2 weeks remain to prepare for ICD-10

2 weeks remain to prepare for ICD-10

Excerpted from page 16 of the September 2015 edition of AOA Focus.

After years of discussion, preparation and deadline extensions, the ICD-10 compliance deadline is almost here. On October 1, all providers covered by the Health Insurance Portability and Accountability Act (HIPAA) must adhere to the new codes. AOA Coding Experts Doug Morrow, O.D., Harvey Richman, O.D., and Rebecca Wartman, O.D., offer advice on what you need to do before October 1.

Use AOA resources to help ensure a smooth transition.
  1. Become familiar with the nomenclature and code structure.
    Dr. Wartman recommends always starting with the alphabetic index to look up a code because not all codes are in chapter 7, where many of the H series of ocular codes are listed. "Use the general descriptive term," she says. "For example, for dry eye syndrome, start with 'syndrome,' and for macular degeneration, start with 'degeneration.'" Dr. Morrow adds, "Be thoroughly familiar with the alpha and tabular indices and how to use them. Understand the excludes rules."

  2. Know your practice's top conditions.
    Dr. Richman recommends developing a top-50 list of codes commonly used in your practice. ICD-10 includes all diabetic eye codes in one subgroup, which will be helpful to optometrists. But there will be more coding detail required for trauma and injury cases. And ODs will need to pay close attention to laterality when applicable.

  3. Practice.
    Optometric offices can use the month of September to practice coding, including both typical and not-so-typical cases. "While the system is complex, don't be overwhelmed," Dr. Morrow says. "Take small sections at a time." Dr. Wartman reminds ODs that ICD-10 will not change the way they practice, but they will need to be as specific as possible with their documentation. The good news is that minor mistakes won't hurt you for the next 12 months. The Centers for Medicare and Medicaid Services (CMS) announced in July that during the first year of ICD-10, it will reimburse for wrongly coded claims as long as the erroneous code is in the same family as the correct code.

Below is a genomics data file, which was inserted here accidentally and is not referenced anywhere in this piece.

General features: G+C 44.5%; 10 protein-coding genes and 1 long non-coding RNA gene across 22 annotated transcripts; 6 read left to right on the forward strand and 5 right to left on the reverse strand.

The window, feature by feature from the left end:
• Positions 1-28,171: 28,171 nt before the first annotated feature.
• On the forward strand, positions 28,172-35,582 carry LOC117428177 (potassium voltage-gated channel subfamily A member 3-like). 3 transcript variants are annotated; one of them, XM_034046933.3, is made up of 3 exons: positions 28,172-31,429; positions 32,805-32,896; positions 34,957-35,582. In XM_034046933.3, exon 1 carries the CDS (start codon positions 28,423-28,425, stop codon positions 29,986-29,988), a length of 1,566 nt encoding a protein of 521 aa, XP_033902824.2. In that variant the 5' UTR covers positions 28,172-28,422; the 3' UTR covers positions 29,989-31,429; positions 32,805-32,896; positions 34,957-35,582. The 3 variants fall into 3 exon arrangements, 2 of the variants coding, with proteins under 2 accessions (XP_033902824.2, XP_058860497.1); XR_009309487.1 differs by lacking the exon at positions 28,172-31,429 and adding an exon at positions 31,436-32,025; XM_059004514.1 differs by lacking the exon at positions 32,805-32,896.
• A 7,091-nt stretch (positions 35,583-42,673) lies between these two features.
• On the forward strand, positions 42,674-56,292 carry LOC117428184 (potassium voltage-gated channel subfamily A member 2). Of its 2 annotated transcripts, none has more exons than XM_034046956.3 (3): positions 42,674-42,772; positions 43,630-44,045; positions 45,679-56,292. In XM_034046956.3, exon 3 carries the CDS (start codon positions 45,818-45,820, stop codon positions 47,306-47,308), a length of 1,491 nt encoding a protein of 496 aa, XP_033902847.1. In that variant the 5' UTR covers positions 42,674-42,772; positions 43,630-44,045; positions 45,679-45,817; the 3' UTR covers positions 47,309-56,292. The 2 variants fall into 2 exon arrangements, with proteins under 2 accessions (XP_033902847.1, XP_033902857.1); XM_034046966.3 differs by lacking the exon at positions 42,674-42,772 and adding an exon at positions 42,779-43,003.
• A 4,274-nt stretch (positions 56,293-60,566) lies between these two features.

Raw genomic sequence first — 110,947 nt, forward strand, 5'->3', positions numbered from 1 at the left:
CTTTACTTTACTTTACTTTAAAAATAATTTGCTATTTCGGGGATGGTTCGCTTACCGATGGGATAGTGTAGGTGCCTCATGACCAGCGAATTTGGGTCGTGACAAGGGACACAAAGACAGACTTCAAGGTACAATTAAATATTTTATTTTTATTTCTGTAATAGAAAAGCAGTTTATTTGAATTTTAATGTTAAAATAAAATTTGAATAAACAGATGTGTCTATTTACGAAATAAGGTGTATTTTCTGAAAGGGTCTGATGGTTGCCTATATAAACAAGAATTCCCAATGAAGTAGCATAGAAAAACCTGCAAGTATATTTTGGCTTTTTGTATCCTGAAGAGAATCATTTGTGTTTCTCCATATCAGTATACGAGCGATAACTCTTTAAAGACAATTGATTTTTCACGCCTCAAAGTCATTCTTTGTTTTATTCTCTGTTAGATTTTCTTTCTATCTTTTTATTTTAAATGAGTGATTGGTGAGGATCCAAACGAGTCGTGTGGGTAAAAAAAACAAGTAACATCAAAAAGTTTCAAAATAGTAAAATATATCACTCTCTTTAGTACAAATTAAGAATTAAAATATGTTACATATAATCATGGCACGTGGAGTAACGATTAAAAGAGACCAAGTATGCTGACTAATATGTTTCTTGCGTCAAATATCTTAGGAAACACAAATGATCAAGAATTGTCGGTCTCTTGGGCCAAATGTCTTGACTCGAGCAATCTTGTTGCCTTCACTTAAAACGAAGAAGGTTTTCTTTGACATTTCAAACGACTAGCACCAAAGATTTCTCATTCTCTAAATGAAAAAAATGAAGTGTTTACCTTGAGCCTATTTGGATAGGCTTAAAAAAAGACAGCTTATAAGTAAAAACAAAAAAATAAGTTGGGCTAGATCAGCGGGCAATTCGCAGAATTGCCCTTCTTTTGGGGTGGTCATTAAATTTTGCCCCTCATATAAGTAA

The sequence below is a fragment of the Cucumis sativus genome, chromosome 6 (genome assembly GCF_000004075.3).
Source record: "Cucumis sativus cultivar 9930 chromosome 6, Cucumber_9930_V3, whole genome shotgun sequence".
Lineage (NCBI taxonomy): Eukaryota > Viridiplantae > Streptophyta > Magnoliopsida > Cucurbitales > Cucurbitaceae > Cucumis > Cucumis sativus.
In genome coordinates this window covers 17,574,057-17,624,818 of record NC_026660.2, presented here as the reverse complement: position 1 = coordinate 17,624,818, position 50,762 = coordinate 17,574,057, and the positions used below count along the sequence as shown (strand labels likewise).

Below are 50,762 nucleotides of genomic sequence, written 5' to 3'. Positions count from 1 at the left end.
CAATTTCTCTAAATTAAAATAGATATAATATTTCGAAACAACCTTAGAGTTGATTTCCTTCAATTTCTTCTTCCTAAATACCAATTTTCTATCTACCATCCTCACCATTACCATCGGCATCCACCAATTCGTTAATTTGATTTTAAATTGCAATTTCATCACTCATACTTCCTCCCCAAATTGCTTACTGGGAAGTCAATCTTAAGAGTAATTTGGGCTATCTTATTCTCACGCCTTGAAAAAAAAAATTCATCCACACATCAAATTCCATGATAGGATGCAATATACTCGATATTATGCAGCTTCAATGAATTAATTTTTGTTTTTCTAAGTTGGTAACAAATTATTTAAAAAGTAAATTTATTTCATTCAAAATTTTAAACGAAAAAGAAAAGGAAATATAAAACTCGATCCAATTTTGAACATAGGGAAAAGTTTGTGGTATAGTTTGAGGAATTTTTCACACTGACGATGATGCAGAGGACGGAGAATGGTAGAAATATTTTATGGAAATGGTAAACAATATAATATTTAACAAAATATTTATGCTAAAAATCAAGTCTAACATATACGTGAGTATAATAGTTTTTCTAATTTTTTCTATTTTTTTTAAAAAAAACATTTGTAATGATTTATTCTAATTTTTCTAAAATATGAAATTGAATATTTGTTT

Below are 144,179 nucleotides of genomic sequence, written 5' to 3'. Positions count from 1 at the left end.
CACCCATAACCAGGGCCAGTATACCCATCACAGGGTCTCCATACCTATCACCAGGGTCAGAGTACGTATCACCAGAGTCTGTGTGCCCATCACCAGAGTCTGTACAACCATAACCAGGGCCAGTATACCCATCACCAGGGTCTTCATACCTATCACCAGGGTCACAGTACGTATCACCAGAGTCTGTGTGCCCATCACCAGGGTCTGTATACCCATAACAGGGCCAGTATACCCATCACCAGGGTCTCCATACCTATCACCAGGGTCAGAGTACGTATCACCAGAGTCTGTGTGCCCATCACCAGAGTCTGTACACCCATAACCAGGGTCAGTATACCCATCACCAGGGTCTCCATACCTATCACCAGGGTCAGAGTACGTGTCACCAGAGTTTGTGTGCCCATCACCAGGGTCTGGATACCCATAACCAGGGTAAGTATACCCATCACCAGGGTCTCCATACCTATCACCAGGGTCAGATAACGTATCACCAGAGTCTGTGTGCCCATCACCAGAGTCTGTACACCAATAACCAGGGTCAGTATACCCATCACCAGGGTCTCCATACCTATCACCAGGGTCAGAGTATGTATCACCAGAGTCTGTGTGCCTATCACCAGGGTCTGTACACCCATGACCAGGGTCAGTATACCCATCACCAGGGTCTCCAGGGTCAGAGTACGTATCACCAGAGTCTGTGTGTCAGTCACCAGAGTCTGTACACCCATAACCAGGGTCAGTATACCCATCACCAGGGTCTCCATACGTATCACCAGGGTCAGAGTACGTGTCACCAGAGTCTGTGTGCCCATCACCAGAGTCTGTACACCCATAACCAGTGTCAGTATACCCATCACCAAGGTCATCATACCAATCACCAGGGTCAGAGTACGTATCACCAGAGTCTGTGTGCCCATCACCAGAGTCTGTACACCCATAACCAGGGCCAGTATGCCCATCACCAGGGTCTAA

4. Double-check with your vendors.
    Make sure that all of your vendors—electronic health records vendors, insurance plans, clearinghouses—are prepared and you know what to expect from them. Run internal and external testing to ensure the system will run smoothly on October 1.

Use AOA resources to prepare for ICD-10
With just two weeks until the ICD-10 implementation date on Oct. 1, AOA members can ensure a smooth transition using these resources.

  • The AOA's 11-part ICD-10 webinar series, covering everything from preparing for the transition to coding for specific ocular conditions, with an interactive test to ensure proficiency. Click here to submit coding questions to the AOA's Coding Experts.

  • AOA's ICD-10 resources page is a gateway to helpful links and resources from CMSMedscape and other groups. And AOACodingToday.com offers members ICD-10 and CPT information with a library of ICD-10 codes and an ICD-10 crosswalk.

  • From May to October this year, AOA's Coding Experts are discussing frequently asked ICD-10 questions as part of their recurrent Ask the Coding Experts column in AOA Focus (member login required). Look for additional information and guidance on aoa.org/news and the AOA alerts page.

  • ·AOA's Associate Director for Coding and Regulatory Policy, Kara Webb, is available for guidance on resource use and welcomes any suggestions for additional ICD-10 tools and resources doctors may need. Contact her at kcwebb@aoa.org.

September 17, 2015

comments powered by Disqus